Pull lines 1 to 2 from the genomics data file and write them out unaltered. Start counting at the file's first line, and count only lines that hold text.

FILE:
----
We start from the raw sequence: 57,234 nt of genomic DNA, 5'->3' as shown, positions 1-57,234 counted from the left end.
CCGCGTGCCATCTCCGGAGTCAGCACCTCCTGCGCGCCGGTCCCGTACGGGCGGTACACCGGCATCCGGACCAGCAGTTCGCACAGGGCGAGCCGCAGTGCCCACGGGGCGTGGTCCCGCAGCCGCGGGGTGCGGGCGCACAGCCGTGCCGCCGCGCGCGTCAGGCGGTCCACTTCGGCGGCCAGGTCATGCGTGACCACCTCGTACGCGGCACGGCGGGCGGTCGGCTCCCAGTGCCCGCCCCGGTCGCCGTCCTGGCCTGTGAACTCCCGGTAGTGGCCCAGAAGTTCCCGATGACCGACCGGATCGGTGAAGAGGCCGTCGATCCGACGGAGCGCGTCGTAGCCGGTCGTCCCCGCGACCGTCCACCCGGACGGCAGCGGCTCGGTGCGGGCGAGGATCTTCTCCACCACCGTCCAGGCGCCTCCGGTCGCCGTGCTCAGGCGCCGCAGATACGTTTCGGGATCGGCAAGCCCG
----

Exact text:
We start from the raw sequence: 57,234 nt of genomic DNA, 5'->3' as shown, positions 1-57,234 counted from the left end.
CCGCGTGCCATCTCCGGAGTCAGCACCTCCTGCGCGCCGGTCCCGTACGGGCGGTACACCGGCATCCGGACCAGCAGTTCGCACAGGGCGAGCCGCAGTGCCCACGGGGCGTGGTCCCGCAGCCGCGGGGTGCGGGCGCACAGCCGTGCCGCCGCGCGCGTCAGGCGGTCCACTTCGGCGGCCAGGTCATGCGTGACCACCTCGTACGCGGCACGGCGGGCGGTCGGCTCCCAGTGCCCGCCCCGGTCGCCGTCCTGGCCTGTGAACTCCCGGTAGTGGCCCAGAAGTTCCCGATGACCGACCGGATCGGTGAAGAGGCCGTCGATCCGACGGAGCGCGTCGTAGCCGGTCGTCCCCGCGACCGTCCACCCGGACGGCAGCGGCTCGGTGCGGGCGAGGATCTTCTCCACCACCGTCCAGGCGCCTCCGGTCGCCGTGCTCAGGCGCCGCAGATACGTTTCGGGATCGGCAAGCCCG